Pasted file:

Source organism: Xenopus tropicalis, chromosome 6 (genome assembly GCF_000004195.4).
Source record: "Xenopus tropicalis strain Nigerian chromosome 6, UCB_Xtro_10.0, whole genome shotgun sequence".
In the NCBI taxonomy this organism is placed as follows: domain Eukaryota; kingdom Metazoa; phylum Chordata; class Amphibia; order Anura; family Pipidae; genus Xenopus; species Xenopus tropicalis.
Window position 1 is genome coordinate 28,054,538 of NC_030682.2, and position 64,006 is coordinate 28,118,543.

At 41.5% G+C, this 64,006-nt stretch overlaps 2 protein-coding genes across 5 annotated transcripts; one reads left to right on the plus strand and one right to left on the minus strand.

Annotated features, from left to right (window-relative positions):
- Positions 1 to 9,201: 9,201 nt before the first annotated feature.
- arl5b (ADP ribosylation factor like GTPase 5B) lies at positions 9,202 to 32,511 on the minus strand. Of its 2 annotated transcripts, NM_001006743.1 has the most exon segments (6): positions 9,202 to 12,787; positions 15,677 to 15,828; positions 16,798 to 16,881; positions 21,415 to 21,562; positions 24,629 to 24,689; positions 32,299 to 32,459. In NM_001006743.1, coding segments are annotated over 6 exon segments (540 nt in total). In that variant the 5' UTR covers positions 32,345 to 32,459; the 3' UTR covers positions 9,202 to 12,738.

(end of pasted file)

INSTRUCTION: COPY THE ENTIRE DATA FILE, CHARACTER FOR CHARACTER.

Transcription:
Source organism: Xenopus tropicalis, chromosome 6 (genome assembly GCF_000004195.4).
Source record: "Xenopus tropicalis strain Nigerian chromosome 6, UCB_Xtro_10.0, whole genome shotgun sequence".
In the NCBI taxonomy this organism is placed as follows: domain Eukaryota; kingdom Metazoa; phylum Chordata; class Amphibia; order Anura; family Pipidae; genus Xenopus; species Xenopus tropicalis.
Window position 1 is genome coordinate 28,054,538 of NC_030682.2, and position 64,006 is coordinate 28,118,543.

At 41.5% G+C, this 64,006-nt stretch overlaps 2 protein-coding genes across 5 annotated transcripts; one reads left to right on the plus strand and one right to left on the minus strand.

Annotated features, from left to right (window-relative positions):
- Positions 1 to 9,201: 9,201 nt before the first annotated feature.
- arl5b (ADP ribosylation factor like GTPase 5B) lies at positions 9,202 to 32,511 on the minus strand. Of its 2 annotated transcripts, NM_001006743.1 has the most exon segments (6): positions 9,202 to 12,787; positions 15,677 to 15,828; positions 16,798 to 16,881; positions 21,415 to 21,562; positions 24,629 to 24,689; positions 32,299 to 32,459. In NM_001006743.1, coding segments are annotated over 6 exon segments (540 nt in total). In that variant the 5' UTR covers positions 32,345 to 32,459; the 3' UTR covers positions 9,202 to 12,738.